This rationale is dangerous and the only point of its existence is to stifle legitimate claims of sexual assault, harassment and gender-based violence and to grant certain men with impunity from the consequences of their disregard for the livelihoods of others.

Both of the aforementioned cases were resolved internally through a mediation process but to look at the UFS now, it would appear as though the student leaders in question never had cases opened against them at all. They still continue to chair the same organisations, are still actively involved on boards of charity associations on campus and is even spearhead social transformation projects with the support of UFS resources. Bluntly put, their careers as leaders continue to flourish within the space.

This indicates to me that as an institution and a community, we still do not see the direct link between power and rape/sexual harassment.

The answer to curbing male student leader violence is glaringly obvious; obliterate the power this individual has by cutting him from the platforms and resources within the institution that imbue him with this power.

The sexual harassment, sexual assault and sexual misconduct policy at the UFS was passed by the UFS Council in mid-2018, however its implementation has been an immense struggle for the institution. Section 5 of the policy clearly stipulates that the human resources (HR) department is the body that must facilitate understanding among staff members about the policy, rape culture and gender inequality. This is important because this then means that staff members who have a direct function in the enactment of the policy, like Campus Protection Services, must receive training via the HR department in order to carry out their role effectively according to the policy. Despite this, both HR and protection services confirm that no such training has taken place yet. This is highly disturbing.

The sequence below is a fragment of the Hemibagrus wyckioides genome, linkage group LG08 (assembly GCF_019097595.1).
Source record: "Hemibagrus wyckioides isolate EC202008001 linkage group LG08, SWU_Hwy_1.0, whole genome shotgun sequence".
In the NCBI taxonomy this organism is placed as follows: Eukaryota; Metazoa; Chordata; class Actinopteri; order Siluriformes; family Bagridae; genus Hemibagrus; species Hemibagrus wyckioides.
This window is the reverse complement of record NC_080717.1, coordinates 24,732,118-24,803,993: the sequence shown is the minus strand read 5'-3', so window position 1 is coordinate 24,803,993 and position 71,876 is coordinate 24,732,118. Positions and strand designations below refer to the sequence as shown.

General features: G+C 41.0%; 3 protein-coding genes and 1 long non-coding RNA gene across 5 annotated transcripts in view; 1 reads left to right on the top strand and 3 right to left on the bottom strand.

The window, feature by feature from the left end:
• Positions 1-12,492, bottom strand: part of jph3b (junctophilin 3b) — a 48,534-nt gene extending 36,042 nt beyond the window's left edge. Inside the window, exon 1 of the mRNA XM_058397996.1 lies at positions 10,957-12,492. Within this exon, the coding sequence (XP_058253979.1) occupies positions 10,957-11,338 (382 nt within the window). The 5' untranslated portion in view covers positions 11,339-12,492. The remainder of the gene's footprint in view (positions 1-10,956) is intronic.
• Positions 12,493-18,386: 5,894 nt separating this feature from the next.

My office submitted a letter of demands to the University Rectorate regarding this negligence on the part of HR, however the letter of demands has not even been responded to or acknowledged. From my perspective, this silence communicates disregard for the gravity of the situation.

Employees have not been adequately trained or educated enough to arrive at a comprehensive understanding of the intimate relationship between sexual violence and power; and this means that the system will always protect the male student leader from his actions simply because the role players in the system remain shrouded in ignorance.

Poor policy implementation processes is not a situation that is unique to the UFS. An anthology entitled Studying While Black (Swartz et al, 2018) noted a study done across institutions in South Africa that reveals that policy implementation, most particularly with respect to gender-based concerns, does not translate well into practice and that many policies are not being enforced. It is far more damaging to allow policies to be passed without being accompanied by clear plans for their implementation, than it is to have drafted and passed the policy in the first place.